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Posted at 12:34 PM ET, 02/14/2011

A trend toward smaller tuition hikes?

By Daniel de Vise

Several colleges have announced minimal tuition increases for the 2011-12 academic year, following a recent trend toward smaller tuition bumps in an academy increasingly concerned about price.

George Washington University trustees last week approved a 2.9-percent tuition increase for incoming undergraduates and capped the total cost-of-attendance increase at 2.7 percent.

GWU's board also reaffirmed the unusual 2004 initiative that holds tuition at a set rate for five years, more or less locking students in at the tuition they pay as freshmen.

Tuition for 2011 undergraduate students will be $44,148 annually for up to five years, provided they remain in good academic standing.

It's noteworthy that both GWU and Georgetown University have inched down the dreaded list of most expensive colleges in the past few years, which is what happens when you pitch your tuition increases a point or two lower than peer institutions.

Tuition is rising about 4.5 percent a year in the higher education industry as a whole. Surveys and studies consistently show college sticker prices are rising more slowly now (since the Great Recession) than at most times in the past 20 years. Aid is rising faster than price, which means the net price of college (tuition minus aid) is actually declining a bit. Fifty-thousand-dollar price tags suggest otherwise, but the truth is that college does not cost more to the average student now than five years ago.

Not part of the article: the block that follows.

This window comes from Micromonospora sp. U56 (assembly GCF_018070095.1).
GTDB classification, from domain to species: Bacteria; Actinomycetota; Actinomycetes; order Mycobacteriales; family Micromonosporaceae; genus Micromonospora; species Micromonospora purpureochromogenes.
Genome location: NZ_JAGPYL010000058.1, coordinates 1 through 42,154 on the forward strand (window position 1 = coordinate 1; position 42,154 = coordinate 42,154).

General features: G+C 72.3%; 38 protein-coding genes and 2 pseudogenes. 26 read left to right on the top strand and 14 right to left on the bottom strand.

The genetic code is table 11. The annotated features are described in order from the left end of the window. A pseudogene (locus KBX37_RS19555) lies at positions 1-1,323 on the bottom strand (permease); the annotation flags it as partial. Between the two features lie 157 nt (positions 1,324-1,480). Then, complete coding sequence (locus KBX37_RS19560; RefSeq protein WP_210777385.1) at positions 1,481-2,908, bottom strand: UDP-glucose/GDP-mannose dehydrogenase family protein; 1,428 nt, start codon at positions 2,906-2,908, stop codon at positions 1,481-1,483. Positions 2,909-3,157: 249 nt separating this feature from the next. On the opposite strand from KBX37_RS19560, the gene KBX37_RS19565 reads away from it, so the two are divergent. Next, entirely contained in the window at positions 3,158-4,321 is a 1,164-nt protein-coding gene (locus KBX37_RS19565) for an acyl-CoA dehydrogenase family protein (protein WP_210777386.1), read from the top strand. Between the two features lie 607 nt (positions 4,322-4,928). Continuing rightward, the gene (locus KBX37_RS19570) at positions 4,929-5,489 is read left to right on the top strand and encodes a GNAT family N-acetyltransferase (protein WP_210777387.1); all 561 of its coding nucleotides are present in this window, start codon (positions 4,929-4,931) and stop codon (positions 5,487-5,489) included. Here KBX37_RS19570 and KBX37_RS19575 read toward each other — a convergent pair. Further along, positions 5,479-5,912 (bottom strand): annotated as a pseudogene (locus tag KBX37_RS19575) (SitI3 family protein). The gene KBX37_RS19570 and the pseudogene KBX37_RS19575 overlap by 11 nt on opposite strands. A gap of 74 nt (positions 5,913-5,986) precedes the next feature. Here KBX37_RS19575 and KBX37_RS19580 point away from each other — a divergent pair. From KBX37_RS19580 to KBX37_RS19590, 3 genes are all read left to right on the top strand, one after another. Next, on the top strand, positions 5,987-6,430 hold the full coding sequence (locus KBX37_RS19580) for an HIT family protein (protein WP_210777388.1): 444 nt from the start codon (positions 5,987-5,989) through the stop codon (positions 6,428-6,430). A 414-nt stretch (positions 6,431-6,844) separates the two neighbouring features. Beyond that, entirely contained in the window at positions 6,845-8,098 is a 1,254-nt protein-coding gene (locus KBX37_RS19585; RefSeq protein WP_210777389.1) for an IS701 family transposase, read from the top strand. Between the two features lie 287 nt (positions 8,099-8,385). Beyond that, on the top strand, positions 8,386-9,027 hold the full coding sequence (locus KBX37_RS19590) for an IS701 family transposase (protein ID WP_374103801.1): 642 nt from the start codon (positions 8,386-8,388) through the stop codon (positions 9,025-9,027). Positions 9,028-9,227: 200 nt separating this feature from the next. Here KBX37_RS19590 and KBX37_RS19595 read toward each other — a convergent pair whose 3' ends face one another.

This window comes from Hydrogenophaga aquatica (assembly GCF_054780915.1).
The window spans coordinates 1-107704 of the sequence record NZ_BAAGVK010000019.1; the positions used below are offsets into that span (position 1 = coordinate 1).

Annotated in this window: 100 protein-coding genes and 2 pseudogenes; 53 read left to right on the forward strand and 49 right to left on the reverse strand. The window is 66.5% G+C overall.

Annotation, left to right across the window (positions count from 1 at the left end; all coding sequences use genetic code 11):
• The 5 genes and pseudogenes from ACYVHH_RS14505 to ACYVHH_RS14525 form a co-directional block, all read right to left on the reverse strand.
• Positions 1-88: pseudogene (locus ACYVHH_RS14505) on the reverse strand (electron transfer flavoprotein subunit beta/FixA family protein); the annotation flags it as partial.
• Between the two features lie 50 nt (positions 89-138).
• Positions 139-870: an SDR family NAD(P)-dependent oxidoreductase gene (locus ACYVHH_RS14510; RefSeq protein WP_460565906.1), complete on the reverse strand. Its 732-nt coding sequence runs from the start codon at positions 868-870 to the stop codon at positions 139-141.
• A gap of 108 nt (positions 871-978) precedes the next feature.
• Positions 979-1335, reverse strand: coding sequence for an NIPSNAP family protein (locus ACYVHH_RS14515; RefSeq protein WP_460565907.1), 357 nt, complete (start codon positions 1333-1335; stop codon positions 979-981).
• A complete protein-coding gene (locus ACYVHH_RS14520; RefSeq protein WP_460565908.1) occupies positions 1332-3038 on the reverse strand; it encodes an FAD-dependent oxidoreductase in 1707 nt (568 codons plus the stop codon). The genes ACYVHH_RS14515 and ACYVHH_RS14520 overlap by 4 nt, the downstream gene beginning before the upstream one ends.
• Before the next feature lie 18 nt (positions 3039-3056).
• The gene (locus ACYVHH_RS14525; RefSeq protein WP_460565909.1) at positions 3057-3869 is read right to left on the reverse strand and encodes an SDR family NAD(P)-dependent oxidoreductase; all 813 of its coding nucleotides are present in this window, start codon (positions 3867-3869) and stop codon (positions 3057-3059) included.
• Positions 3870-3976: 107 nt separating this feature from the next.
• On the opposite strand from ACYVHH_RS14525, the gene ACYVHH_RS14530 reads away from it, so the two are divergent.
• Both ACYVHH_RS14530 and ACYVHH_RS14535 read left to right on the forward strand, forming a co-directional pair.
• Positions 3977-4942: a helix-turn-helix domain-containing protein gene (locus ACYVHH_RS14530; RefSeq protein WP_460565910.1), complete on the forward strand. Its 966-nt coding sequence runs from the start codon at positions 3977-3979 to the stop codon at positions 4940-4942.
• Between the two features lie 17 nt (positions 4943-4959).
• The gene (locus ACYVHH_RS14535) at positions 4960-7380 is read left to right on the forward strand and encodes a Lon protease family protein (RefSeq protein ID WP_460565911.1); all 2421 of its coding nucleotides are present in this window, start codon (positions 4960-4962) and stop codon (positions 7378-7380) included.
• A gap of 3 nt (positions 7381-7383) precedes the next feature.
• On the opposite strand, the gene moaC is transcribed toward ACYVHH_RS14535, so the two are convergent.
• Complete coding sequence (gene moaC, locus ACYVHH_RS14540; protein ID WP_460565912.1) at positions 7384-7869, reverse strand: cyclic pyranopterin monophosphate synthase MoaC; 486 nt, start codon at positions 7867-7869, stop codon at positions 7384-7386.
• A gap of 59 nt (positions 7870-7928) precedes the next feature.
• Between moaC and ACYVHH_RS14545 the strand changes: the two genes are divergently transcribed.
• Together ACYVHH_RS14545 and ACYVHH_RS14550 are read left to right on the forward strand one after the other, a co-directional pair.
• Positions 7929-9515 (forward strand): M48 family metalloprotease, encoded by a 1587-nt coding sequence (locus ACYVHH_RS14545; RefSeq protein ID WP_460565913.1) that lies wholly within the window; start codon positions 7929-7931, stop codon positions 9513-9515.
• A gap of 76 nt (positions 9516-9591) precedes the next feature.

Stanford University trustees approved a 3.5-percent increase in total undergraduate charges, including living expenses, for 2011-12. The "comprehensive" fee will reach $52,341, including $40,050 in tuition.

Closer in, Marymount University in Virginia reports a 2.5-percent tuition increase, its lowest in at least a decade. Undergraduate tuition and fees for 2011-12 will total $23,700.

I haven't heard from any other colleges. I see from the wires, though, that tuition at Brown is up a 3.5 percent for 2011-12.

And in New York, Gov. Andrew Cuomo has said he will oppose any increase in tuition at the state's public universities.

By Daniel de Vise  | February 14, 2011; 12:34 PM ET
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Comments

This will have unexpected consequences. As colleges rely less on tuition and more on other sources of revenue, pressure on faculty to obtian research grants will increase. We will have even more of a "publish or perish" imperative and less emphasis on teaching. Class sizes will increase and more classes will be taught by graduate students. We have to face reality. It costs big bucks to hire people with Ph.D.'s to give live lectures and to heat large stone building with ivy covered exteriors. That money has to come from somewhere. Or we have to switch to a model of remote teaching by a smaller number of outstanding faculty. Then we have to figure out how to find jobs for all those laid off Ph.D.'s.

Posted by: taxguru | February 15, 2011 11:32 AM | Report abuse

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